(Second of two parts)
In the first part of this article, we discussed how single family offices (SFOs) have concerns about managing reporting responsibilities and compliance in response to the evolving regulations and seizing the opportunities arising from harnessing new technologies to enable data-driven decision-making. This is based on the survey recently conducted by EY teams to gather and share deeper insights into their priorities in times of accelerating economic, social, and geopolitical disruption.
It was striking how, regardless of where these surveyed SFOs are and the different functions they undertake, there were several common focus areas identified — wealth and regulation, digital transformation, risk and regulation, and strategy and governance.
In this second part, we will discuss risk and reputation, and strategy and governance.
RISK AND REPUTATIONRisk management has long been a strategic focus for most SFOs, but many are seeing the need to revisit scope, methods and leading practices. In particular, SFOs raised the need for more sophisticated and rigorous models for managing an expanding scope of risk and reputation considerations. A failure to address this need can leave families and family office leaders exposed to unexpected situations.
While many SFOs recognize risk management as a key function that must be fulfilled, the survey suggests that some SFOs feel their own risk management frameworks could be strengthened. Only 49% of surveyed SFOs shared confidence that they have a structured process in place to identify risks, while 31% say that risk management decisions are not taken at the highest levels of their organization. This lack of formal, institutional-grade risk management can leave SFOs in a reactive posture, resulting in them spending valuable time putting out fires or dealing with gaps in expectations. Moreover, it can result in reputational risks given the prominence of families.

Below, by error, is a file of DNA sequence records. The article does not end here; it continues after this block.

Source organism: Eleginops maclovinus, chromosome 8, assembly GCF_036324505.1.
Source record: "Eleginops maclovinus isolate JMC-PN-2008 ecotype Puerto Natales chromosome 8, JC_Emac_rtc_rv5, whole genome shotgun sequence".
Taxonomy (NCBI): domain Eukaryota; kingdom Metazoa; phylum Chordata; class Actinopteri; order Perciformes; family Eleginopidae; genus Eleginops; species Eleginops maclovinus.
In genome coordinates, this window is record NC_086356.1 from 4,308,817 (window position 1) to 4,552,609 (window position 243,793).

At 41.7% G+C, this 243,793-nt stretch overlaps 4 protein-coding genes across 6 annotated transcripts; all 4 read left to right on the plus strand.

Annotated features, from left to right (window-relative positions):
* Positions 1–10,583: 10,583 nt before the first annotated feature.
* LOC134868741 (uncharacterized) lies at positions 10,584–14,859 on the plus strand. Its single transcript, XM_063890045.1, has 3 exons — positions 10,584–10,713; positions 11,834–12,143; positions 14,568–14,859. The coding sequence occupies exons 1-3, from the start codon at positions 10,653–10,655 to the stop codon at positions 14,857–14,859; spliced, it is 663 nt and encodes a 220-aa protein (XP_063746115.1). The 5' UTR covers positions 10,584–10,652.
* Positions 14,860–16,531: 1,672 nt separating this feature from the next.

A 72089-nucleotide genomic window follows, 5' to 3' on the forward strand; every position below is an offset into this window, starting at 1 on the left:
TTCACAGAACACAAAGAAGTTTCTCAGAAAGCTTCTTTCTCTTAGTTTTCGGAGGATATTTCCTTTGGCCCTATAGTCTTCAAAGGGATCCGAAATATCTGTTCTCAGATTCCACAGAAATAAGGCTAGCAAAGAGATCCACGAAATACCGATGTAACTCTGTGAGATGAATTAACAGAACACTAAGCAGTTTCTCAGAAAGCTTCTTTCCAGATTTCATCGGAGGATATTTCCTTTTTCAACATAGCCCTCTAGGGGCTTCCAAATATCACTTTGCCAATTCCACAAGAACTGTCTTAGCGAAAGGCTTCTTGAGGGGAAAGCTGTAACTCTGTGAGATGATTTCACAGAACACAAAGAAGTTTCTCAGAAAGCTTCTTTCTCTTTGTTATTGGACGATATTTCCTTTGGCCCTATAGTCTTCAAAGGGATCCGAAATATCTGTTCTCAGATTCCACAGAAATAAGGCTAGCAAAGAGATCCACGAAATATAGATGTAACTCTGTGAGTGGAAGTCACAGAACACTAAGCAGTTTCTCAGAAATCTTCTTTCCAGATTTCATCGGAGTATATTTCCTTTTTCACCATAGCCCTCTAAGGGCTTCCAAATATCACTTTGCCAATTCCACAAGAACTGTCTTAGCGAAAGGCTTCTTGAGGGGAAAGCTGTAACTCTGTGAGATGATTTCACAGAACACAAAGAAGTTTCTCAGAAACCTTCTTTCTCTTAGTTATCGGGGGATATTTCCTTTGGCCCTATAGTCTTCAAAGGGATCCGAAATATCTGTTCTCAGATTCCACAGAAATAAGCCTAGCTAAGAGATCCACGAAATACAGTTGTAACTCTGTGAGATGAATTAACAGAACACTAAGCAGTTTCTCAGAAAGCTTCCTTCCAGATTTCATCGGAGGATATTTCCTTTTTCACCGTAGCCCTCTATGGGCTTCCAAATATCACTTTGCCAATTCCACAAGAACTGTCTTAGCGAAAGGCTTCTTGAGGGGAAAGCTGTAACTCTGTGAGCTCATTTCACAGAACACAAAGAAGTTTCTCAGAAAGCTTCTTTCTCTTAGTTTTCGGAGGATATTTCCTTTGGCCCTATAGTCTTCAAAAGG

Robust risk management can deliver broader benefits to the organization, reinforcing trust and confidence not just within the organization, but with the stakeholders as well. Families must review their governance frameworks to determine gaps and potential opportunities, but they must also have a commonly agreed ownership strategy. Families will need to determine high-level risks and use them to frame a properly designed risk program based on their own risk appetite. However, not all families will rank top areas of focus — such as family reputation, investments, cyber and data security and integrity — equally or even view them in the same way.